A Day at the Diet
Last week, my politics/economics class went on an outing to the National Diet Building, the home of the two houses of the Japanese legislature. (We also went to the Imperial Palace, but that’s a story for another day.) As a building, it is fairly impressive. Completed in 1936, it is built almost entirely of Japanese materials, with the exception of the stained glass, door locks, and a pneumatic tube system (the last of which is prominently labeled as a product of the good ol’ USA). We were treated to a guided tour of the House of Councillors (often referred to as the “Upper House” in English). They don’t allow pictures inside most of the main rooms, for security reasons, but this is a scan of the main chamber from their official brochure (pardon the image quality):
As we learned in class, the the two halves of the Diet building (occupied by the House of Councillors and the House of Representatives respectively) are almost entirely identical, except for one thing—the House of Councillors has a special place reserved for the Emperor. You can see the Emperor’s chair in the scanned image above, in the center of the curtains. He rarely uses it, but it’s kept ready for him. The roof of the chamber features a gigantic stained glass window, which interestingly was not damaged at all in last year’s earthquake. The Diet was actually in session during the quake, as they repeatedly televised at the time—you can watch a video of the ministers’ reactions here (among other places). It seems that the building as a whole had very little damage, which I find pretty impressive.
Anyway, in addition to the “normal” tour, we were also allowed to see a few things off the beaten track. My favorite was probably the budget committee room, which you often see featured on the news. Here we are, cheekily sitting in the ministers’ seats:
Can’t you see us defending our budget decisions, just like the real folks?
Picture courtesy of the Kantei website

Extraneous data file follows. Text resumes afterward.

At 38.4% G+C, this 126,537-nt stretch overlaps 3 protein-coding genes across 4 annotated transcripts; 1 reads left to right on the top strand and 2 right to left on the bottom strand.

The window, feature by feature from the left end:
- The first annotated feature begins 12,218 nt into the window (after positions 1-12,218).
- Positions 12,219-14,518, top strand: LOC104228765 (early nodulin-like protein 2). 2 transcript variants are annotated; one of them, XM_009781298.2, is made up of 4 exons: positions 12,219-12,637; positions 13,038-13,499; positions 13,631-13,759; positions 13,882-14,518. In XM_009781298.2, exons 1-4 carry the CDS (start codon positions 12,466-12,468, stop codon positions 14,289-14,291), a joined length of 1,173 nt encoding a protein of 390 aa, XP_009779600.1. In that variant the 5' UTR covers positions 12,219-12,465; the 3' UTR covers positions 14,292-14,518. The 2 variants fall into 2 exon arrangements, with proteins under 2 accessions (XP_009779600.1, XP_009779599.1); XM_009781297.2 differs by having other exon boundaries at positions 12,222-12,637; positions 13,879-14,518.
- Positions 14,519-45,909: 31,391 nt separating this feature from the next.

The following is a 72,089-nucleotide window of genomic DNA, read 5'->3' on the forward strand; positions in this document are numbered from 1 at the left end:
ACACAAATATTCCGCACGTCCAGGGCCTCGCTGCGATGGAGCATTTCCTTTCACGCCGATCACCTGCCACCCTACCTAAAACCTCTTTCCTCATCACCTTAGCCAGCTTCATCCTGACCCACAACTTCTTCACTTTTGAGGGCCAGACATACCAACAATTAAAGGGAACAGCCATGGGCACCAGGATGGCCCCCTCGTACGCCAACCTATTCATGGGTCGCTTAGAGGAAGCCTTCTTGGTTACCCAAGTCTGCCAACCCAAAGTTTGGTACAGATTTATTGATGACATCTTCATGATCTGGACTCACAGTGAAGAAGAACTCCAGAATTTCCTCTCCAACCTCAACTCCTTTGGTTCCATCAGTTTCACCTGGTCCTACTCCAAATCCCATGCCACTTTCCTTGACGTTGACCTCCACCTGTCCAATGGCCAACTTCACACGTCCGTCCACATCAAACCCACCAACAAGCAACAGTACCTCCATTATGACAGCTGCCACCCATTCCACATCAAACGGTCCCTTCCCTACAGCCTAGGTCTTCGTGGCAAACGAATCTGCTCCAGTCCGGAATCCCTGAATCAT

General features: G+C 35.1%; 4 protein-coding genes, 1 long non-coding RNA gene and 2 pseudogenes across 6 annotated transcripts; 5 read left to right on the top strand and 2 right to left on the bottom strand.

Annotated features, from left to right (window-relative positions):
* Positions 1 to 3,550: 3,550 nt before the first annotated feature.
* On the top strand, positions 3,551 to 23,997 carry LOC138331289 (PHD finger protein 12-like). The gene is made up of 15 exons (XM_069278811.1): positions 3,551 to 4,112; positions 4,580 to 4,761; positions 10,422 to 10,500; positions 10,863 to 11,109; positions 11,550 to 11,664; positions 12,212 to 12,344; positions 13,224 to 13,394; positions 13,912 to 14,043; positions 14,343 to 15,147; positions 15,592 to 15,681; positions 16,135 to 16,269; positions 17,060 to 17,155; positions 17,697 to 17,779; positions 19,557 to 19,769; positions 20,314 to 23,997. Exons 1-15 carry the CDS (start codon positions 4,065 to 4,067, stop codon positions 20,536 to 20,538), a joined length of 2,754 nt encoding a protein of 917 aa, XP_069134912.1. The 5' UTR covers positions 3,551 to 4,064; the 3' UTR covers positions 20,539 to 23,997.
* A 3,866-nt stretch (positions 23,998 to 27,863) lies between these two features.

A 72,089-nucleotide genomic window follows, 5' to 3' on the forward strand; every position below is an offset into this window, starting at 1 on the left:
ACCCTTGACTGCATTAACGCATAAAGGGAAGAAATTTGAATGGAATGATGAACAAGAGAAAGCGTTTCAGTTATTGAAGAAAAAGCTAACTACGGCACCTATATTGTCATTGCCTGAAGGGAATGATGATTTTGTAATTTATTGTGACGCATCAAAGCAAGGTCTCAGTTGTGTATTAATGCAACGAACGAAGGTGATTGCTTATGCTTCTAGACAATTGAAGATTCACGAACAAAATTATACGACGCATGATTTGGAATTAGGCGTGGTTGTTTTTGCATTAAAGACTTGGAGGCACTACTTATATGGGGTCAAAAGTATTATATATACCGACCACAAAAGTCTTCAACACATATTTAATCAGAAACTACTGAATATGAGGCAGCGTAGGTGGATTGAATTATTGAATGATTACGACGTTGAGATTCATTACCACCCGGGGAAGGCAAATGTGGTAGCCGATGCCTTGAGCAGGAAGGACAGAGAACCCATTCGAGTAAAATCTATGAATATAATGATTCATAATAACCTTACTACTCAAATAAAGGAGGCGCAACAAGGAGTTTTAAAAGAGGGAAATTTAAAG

We also visited the Judge Impeachment Court, which (you guessed it!) impeaches judges. In many countries, the upper chamber conducts impeachment courts, but Japan decided to establish a special standing court consisting of 14 participants (7 representatives from the House of Councillors and seven from the House of Representatives). Since 1947, the Judge Impeachment Court has convened impeachment trials for a total of eight judges, of whom six were dismissed (and three of these six later had their qualifications reinstated through qualification restoration trials). Here we are again, pretending to be Diet members serving on the court (trying our teacher, funnily enough):
I have to say, those chairs were *really* comfortable. And so big! I think they were about 4.5 feet tall.
I also picked up the most awesome souvenirs ever, featuring various artists’ renditions of all of the Japanese Prime Ministers. *Amazing.* I picked up a couple of plastic folders and a mug. Aren’t they great?
I *love* this stuff.
It was a fun morning. Afterwards, we ate dinner in the Diet cafeteria—we didn’t see any politicians, but the food was pretty tasty. Anyway, this tour is probably not for the casual foreign tourist, but if you have an interest in politics, it’s fun to see where all of the action (or inaction) happens. My tour was arranged through my language school and was conducted entirely in Japanese, but a few cursory Internet searches seem to indicate that English tours can be arranged.